History of Sozopol
Sozopol – one of the oldest and most beautiful Bulgarian cities – has been known since 610 BC, when Greeks from the cities of Miletus and Phocaea settled here and founded the city of Apollonia Pontica. Over the next few centuries, Apollonia made the largest contribution to the interesting history along the Western Black Sea coast. The city thrived in trade and craftsmanship with the Thracians, becoming a center for economic exchange in the southeastern Balkan Peninsula. Besides being a leading trading center for the region, Apollonia Pontica was also a major cultural hub, which is why the city is often referred to as Apollonia Magna or Great Apollonia.
Following centuries of wars with Mesembria, founded in 510 BC, present-day Nesebar, Apollonia, the city on the western coast of the Black Sea, began minting coins – obols, drachmas, and tetradrachms – starting from 520 BC. The symbol on the coins and the emblem of Sozopol is the anchor, further evidence of the importance of trade and the port.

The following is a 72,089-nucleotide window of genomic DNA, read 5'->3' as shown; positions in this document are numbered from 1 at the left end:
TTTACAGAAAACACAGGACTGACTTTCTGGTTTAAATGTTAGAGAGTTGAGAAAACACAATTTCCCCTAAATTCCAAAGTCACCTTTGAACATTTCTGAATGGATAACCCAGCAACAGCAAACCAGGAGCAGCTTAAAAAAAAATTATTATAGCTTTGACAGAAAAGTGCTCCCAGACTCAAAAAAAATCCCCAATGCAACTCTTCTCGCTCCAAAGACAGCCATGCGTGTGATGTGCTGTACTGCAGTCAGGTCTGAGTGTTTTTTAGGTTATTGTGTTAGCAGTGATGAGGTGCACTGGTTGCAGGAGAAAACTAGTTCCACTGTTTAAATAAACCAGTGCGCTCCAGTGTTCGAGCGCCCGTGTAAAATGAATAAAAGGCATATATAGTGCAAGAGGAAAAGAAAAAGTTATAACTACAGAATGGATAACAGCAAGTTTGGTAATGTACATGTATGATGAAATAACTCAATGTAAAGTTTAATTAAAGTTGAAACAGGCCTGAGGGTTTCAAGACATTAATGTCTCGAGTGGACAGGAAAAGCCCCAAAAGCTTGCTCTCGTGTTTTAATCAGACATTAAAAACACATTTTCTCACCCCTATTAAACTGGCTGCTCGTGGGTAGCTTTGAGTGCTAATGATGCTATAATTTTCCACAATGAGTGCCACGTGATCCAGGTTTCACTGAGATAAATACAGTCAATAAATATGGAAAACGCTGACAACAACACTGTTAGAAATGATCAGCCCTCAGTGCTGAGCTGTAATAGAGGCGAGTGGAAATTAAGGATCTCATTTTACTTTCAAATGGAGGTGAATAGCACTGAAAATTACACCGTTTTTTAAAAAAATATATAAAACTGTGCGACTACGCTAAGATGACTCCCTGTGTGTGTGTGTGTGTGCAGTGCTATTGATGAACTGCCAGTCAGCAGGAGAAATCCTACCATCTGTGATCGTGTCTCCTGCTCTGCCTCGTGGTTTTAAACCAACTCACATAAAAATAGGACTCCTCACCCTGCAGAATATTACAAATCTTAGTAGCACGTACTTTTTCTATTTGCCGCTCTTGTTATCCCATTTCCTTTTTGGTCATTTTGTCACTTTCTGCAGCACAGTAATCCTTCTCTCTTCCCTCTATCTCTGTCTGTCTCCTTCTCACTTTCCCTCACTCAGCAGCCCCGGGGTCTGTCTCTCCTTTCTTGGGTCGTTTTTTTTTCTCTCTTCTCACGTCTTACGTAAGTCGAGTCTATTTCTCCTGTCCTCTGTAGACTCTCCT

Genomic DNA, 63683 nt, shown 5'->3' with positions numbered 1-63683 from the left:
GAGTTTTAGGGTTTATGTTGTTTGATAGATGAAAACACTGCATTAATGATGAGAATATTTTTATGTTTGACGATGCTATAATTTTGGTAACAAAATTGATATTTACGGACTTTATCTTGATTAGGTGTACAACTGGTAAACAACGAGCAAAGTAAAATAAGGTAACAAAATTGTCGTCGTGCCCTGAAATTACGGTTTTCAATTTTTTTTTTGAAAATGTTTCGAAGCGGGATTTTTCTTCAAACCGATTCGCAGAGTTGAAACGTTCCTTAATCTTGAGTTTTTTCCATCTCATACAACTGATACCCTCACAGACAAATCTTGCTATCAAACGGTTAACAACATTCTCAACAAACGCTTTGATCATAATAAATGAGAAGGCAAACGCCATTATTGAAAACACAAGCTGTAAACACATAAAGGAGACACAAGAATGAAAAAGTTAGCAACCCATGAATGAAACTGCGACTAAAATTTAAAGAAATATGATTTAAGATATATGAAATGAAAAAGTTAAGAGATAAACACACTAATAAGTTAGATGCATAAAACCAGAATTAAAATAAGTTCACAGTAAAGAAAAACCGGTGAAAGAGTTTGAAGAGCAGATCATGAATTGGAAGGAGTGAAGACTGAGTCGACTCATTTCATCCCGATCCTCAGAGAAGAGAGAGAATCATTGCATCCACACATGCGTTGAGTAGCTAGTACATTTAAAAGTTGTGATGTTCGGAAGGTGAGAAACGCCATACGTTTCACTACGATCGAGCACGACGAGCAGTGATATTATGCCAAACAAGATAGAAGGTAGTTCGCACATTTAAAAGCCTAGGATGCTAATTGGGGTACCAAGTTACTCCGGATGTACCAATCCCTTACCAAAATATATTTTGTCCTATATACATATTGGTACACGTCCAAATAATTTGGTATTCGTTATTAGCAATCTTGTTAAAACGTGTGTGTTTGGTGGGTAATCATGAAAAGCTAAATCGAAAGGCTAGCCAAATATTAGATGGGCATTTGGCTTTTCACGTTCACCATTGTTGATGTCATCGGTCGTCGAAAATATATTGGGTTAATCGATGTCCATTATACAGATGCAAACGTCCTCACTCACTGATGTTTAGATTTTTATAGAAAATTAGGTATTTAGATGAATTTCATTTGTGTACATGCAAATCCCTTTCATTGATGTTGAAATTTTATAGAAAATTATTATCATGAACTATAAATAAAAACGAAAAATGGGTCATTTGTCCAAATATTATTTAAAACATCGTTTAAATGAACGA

During the tragic year of 72 BC, the Roman general Marcus Lucullus conquered the lands of present-day Burgas Province, and Apollonia was plundered and burned to the ground. Later, the city was rebuilt but never regained its former glory. Its next name, known since 431 AD, was Sozopolis, which translates to “City of Salvation.” After the establishment of the Bulgarian state by Khan Asparuh in 681 AD, Sozopol became part of Bulgaria. However, like many border settlements, it often changed hands between Bulgaria and Byzantium. Sozopol came under Turkish rule from April 1453. Turkish documents from the 18th-19th centuries note that Sozopol was a large Christian city with around 5,000 inhabitants, ranking third in size after Varna and Anchialos. During the liberation of Bulgaria in 1877-78, Sozopol had about 4,400 residents, primarily engaged in fishing.